U.S. Supreme Court: May 2011 Archives
U.S. Supreme Court - The FindLaw U.S. Supreme Court Opinion Summaries Blog

May 2011 Archives

Getting your case to the Supreme Court is not easy. Many litigants file a petition for certiorari and vie for the Supreme Court's attention, but only a select few get it. So what do you do if you think your case should be heard by the Supreme Court?

California Lawyer Magazine has written a helpful article on maximizing your chances of SCOTUS hearing your case. The article also has small quiz you can take at the end of it, for California MCLE. While it's not easy to have your case reviewed by the U.S. Supreme Court, there are always things you could do to increase your chances.

Arizona has been a political hotbed in the illegal immigration debates. With 11 million illegal immigrants believed to be in the United States, Arizona, which shares a border with Mexico, has been Ground Zero for immigration reform. On Thursday, May 26, the U.S. Supreme Court addressed the illegal immigration issue and upheld a controversial Arizona illegal immigration law.

Let's be clear for a minute here-- the law that was upheld was not SB 1070, the same law that requires the police to ask "suspected illegal immigrants" for identification. That law has had it's most controversial provisions put on hold, at the order of the 9th Circuit. The law upheld by SCOTUS is a slightly different law, albeit one that deals with the illegal immigration issue and has also been criticized by President Barack Obama.

California’s prison system has been under scrutiny and the issue of California’s prison overcrowding has finally been addressed by SCOTUS. On appeal from the United States District Court, the U.S. Supreme Court upheld a judicial order that would result in the release of up to 46,000 California prisoners.

In the majority were Justices Ruth Bader Ginsburg, Stephen Breyer, Sonia Sotomayor, Elena Kagan and Anthony Kennedy.

California’s prisons have been operating at 200% of design capacity for the last 11 years, says the Supreme Court opinion, written by Justice Kennedy. Prison conditions in California have been described as “appalling” and “inhumane,” writes Forbes, citing some examples from the Supreme Court opinion, including the death of a prisoner complaining of severe abdominal pain after a delay of five weeks in referring the inmate to a specialist.

Is simply being a part of Al Qaeda enough to justify detention at Guantanamo Bay, if the accused has not specifically engaged in armed action against the United States? The question is trying to make it to the United States Supreme Court next Term, with a petition was filed on May 11. And with Justice Kagan likely sitting this one out, the eight-Justice panel might sway in favor of the Obama Administration's lawyers yet again.

The case, Al-Bihani v. Obama, is coming from the D.C. Circuit Court, where the court previously ruled that membership in such terrorist organizations was sufficient to justify prolonged detention of an individual.

There were eight Gitmo cases before the U.S. Supreme Court this Term and six were denied review by the Court, reports SCOTUSblog. While in 2008, the Boumediene v. Bush case granted Guantanamo detainees the right to challenge their detention in District Court, the Obama Administration has been clinging to much the same view as the Bush Administration subsequently took post-Boumediene, successfully attempting to limit the habeas rights in court, says SCOTUSblog.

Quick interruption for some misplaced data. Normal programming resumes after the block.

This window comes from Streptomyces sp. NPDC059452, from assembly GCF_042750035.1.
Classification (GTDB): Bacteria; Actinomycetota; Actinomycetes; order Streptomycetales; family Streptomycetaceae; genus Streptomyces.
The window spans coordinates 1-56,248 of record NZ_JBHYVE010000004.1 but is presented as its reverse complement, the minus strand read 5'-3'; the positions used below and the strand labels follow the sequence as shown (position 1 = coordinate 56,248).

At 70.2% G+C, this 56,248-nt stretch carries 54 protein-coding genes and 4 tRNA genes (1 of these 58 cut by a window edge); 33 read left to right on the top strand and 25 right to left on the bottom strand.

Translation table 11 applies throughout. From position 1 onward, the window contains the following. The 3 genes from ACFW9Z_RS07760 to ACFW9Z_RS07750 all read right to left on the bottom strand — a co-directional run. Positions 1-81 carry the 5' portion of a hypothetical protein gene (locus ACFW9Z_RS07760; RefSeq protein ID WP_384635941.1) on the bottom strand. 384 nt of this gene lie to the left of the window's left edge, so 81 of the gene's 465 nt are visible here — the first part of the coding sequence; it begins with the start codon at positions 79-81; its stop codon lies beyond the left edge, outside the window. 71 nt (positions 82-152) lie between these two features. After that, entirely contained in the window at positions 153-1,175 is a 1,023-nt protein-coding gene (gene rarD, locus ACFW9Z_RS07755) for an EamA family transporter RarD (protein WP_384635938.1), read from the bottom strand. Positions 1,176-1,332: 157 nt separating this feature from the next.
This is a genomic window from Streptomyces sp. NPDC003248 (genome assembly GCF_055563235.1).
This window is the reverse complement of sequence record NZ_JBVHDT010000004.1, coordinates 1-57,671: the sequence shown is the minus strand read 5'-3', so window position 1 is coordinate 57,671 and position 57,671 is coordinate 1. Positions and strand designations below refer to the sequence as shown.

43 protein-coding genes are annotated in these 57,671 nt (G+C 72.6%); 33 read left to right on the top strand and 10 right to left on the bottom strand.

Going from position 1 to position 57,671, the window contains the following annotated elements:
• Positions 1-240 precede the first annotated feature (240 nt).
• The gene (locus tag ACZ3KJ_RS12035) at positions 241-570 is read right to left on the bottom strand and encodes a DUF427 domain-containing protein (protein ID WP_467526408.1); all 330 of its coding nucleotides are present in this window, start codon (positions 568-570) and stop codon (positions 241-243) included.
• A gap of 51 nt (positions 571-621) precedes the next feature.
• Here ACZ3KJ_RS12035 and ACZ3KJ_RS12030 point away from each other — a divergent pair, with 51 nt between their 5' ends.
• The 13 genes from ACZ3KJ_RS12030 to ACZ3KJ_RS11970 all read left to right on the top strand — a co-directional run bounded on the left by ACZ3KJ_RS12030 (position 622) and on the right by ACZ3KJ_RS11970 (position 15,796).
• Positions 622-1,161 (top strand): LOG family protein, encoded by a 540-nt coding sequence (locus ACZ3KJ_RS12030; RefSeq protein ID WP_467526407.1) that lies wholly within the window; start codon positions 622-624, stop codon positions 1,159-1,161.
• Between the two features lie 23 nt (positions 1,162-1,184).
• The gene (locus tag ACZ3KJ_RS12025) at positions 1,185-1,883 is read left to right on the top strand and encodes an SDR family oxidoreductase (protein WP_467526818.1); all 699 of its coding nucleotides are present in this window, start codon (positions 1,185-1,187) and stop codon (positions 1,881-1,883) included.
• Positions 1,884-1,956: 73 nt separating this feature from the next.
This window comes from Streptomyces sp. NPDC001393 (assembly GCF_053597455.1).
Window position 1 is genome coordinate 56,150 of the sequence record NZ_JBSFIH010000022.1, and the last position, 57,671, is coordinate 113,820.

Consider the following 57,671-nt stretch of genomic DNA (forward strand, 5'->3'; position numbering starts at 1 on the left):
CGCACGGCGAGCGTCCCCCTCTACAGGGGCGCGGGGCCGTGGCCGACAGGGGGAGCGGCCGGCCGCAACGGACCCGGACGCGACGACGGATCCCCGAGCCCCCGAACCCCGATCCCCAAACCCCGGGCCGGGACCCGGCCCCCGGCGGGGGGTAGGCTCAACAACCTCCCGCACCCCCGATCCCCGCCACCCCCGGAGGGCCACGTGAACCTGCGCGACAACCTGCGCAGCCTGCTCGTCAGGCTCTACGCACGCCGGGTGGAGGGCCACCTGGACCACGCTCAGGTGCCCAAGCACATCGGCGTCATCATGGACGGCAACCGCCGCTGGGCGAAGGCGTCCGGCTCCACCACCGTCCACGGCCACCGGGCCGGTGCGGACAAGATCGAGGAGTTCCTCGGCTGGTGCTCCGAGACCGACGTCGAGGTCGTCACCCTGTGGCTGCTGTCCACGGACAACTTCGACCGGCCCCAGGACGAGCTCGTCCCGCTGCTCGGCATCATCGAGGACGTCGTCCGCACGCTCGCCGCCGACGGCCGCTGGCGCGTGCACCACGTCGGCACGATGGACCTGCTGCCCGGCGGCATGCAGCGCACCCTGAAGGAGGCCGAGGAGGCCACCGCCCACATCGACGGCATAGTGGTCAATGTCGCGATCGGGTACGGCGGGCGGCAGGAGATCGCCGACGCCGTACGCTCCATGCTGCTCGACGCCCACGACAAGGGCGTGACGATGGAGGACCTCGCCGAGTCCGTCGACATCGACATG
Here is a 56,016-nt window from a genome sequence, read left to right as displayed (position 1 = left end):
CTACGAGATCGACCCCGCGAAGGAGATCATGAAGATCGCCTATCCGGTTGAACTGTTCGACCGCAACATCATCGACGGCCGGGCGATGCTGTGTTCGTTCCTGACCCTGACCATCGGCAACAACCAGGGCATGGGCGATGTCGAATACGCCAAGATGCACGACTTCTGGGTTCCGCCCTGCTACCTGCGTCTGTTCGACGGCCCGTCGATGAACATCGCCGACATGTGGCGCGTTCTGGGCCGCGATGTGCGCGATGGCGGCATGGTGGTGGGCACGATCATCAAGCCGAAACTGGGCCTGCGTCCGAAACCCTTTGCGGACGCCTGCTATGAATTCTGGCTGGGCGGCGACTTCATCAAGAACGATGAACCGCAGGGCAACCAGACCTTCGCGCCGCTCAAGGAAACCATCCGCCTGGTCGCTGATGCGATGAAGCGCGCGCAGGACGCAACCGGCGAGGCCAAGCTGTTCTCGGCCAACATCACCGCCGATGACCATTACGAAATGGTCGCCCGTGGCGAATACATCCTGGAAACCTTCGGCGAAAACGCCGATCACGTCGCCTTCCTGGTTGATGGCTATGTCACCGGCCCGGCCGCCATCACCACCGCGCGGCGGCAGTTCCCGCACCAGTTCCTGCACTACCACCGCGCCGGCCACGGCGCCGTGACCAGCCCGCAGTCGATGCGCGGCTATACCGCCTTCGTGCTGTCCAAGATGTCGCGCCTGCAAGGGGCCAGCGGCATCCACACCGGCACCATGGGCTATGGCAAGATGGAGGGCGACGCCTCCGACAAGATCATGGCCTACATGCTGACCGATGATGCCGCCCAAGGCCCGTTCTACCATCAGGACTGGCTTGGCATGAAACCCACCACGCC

Should Supreme Court Justice Elena Kagan sit out the Obamacare lawsuit? Judicial Watch Inc. is claiming that she should. According to its May 18, 2011 announcement on its website, the self-proclaimed "conservative, non-partisan educational foundation" had obtained documents, pursuant to a Freedom of Information Act suit, casting doubt on Justice Kagan's impartiality.

Earlier in the year, they filed a claim to compel the DOJ to comply with the FOIA.

Judicial Watch claims that given her alleged involvement in crafting a defense for the legislation in her role as Solicitor General, Justice Kagan's impartiality might become more of an issue as the case proceeds.

Briefly, an overview of the trajectory of the "is Obamacare unconstitutional" legal battle:

According to Forbes, Cameron and Tyler Winklevoss and Divya Narendra want to sing their tale of Facebook woes at the national level. Nope, they're not going to be on Idol. Rather, we'll be entertained by their litigation antics, as Narendra and the Winklevoss twins are now eyeing the United States Supreme Court to plead their case in their ongoing Facebook lawsuit.

Earlier this week, the Winklevoss twins were denied their petition for a rehearing en banc by the Ninth Circuit Court of Appeals. In fact, Judge Alex Kozinski went one step further in his written opinion and actually reprimanded the Winklevoss twins, stating that "litigation must come to an end."

The United States Supreme Court ruled against five defendants in an extraordinary rendition case earlier this week. While the facts of the case dealt with the issue of torture in interrogations, the opinion of the Supreme Court was based largely on procedural issues.

The lead plaintiff, Binyam Mohamed, spent four years in Guantanamo Bay after allegedly confessing to terrorism plotting. According to The Los Angeles Times, Mohamed asserted that he confessed to crimes he never committed and that these confessions came after enduring torture during the course of his CIA detention: torture that included having his genitals sliced with a scalpel.